Ceramic countertops are popular, and making and installing one is a manageable DIY project for most homeowners. You need straight-edged tiles and bull-nose tiles for your countertop. Bull-nose tiles come in two styles: a single rounded edge for use along a straight edge, and a double bull-nose (two adjacent rounded edges) for use on outside corners. Using a wet saw, you must cut them to length and miter them to fit inside and outside corners. The backsplash on a ceramic tile top can be installed over a separate particleboard core or directly on the wall. The top of the backsplash can end with a bull-nose tile or extend to the underside of wall cabinets.
Here’s a quick look at the basic steps for building a ceramic tile countertop:
Cut and position the plywood core so it fits against the wall flush with the face of the cabinets. Secure it to the cabinets with drywall screws.
Drill pilot holes through the plywood into the top edges of the cabinets. Measure carefully and pencil a line to guide (center) pilot hole placement. Lift the top to apply construction adhesive, and replace it to drive the screws.
Cut tile backer board, such as cement board, and test its fit.
To cut cement board, score the surface with a utility knife guided by a straightedge, snap to break it along the scored line, and complete the cut of the reinforcing material with your utility knife.
Attach the backer board cement board screws or exterior-rated drywall screws, as suggested by the manufacturer.
For a more rigid installation, use a notched trowel to apply mastic or thinset mortar over the plywood before attaching the backer board.
Apply self-adhering fiberglass mesh tape over any joints and fill in the screw-head holes with a latex underlayment filler or thinset.
Allow the filler to dry and then sand it smooth.
Attach a 1 x 2 board to the front edge, making sure it’s flush with the top of the backer board.
Nail and glue the board to the plywood with 4d finishing nails.
Determine the position of the first course and draw a line parallel to the front of the countertop to indicate where the back edge of the tiles will align.
Position bull-nose tile (or countertop edge trim tile) on the front edge and a field tile on the top separated by a tile spacer. Add more spacers on the back edge and place a board against it. Then trace a line along the board to mark the edge of the first course of field tiles.
Measure the length of the countertop and mark the centerline perpendicular to the line you just drew.
Align one leg of the square with the line and the other with the mark you made to indicate the centerline.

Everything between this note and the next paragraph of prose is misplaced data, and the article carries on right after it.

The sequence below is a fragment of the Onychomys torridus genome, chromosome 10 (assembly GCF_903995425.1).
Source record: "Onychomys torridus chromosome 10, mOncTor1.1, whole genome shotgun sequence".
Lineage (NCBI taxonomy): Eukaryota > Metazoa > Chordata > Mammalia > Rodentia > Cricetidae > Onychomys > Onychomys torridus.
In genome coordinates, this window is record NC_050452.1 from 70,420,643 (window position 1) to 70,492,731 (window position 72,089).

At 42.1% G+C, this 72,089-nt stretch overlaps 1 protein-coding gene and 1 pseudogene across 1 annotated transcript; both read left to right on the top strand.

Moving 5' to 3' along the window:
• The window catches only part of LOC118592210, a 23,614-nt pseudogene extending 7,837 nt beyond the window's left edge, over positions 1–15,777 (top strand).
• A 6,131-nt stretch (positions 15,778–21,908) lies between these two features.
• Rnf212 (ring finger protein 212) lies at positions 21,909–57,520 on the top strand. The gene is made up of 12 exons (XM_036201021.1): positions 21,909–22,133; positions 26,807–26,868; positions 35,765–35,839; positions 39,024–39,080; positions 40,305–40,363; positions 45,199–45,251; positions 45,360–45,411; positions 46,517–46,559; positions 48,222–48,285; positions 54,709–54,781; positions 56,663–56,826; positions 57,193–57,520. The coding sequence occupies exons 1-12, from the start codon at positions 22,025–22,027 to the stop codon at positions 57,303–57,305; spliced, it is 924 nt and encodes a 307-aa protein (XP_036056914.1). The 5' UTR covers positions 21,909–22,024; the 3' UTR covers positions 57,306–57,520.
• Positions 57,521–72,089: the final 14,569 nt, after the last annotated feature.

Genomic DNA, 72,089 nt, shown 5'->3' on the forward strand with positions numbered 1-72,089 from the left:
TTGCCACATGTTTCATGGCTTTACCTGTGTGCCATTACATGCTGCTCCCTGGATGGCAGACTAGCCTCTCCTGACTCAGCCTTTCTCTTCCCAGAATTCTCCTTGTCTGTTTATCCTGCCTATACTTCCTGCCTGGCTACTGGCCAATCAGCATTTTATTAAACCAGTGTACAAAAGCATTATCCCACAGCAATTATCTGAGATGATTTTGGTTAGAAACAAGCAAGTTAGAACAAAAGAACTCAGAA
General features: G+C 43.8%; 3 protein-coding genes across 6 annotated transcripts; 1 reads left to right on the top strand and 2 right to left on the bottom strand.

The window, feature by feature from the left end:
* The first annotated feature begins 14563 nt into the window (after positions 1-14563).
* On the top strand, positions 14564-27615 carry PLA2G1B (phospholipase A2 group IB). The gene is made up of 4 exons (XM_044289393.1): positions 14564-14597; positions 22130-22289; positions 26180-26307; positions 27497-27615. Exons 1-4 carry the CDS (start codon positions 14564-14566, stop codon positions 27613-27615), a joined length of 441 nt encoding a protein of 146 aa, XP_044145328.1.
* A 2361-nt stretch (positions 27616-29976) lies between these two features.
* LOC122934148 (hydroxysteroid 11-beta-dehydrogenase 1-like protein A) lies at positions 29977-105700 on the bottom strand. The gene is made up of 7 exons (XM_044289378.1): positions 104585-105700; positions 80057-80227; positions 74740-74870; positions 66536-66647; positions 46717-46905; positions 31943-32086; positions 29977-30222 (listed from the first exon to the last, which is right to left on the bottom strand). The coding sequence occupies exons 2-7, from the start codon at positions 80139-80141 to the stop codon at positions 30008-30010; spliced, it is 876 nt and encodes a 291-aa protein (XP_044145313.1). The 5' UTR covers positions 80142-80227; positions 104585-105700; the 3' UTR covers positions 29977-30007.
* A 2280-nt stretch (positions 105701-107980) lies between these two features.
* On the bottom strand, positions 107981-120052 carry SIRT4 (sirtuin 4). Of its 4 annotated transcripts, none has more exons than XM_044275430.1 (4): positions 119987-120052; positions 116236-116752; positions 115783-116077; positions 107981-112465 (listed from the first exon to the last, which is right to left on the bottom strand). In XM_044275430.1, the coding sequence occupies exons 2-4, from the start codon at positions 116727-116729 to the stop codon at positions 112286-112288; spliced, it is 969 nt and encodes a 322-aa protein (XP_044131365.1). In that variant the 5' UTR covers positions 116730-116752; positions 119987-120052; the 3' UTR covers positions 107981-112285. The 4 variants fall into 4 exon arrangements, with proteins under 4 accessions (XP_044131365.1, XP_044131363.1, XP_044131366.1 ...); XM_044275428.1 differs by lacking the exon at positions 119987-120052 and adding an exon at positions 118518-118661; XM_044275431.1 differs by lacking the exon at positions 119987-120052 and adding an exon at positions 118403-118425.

Dry-fit rows of tile along the lines, using tile spacers.
On a straight counter, determine whether it’s best to center a tile on the centerline or align an edge with it. Choose whichever leaves you with the widest tile at the ends. If you have a countertop that turns a corner, lay out the tiles starting at the corner. On a countertop that wraps two corners, lay out tiles starting at the corners and plan the last (cut) tile to fall in the center of the sink.
Use a tile cutter to make straight cuts on field and bull-nose tiles.
If you have a countertop edge trim, have your supplier cut it with a wet saw after all tiles are in place.
To make curved cuts, freehand score the area on the tile to be removed with a glass cutter. Then use a tile nipper to break off numerous small pieces until the cutout is complete.
After you dry-fit and cut all the tiles, secure them to the substrate with mastic or thinset mortar, as advised by your tile supplier.
Apply the mastic or thinset with a notched trowel to ensure a uniform coat, and use plastic tile spacers between tiles to ensure even spacing. Allow the mastic or thinset to set up for at least 24 hours.
Fill the gaps between the tiles with grout by using a rubber grout float.
Hold the float at a 45-degree angle to the tiles and use a sweeping motion to force grout into the gaps. Wipe off any excess grout with a damp sponge. Let the grout dry for about an hour and then wipe off any haze on the tile.
Seal the grout with a penetrating silicone grout sealer.
Although sealing the grout seems like a tedious job (and it is!), it’s critical that you do it to keep the grout from staining and to extend its useful life.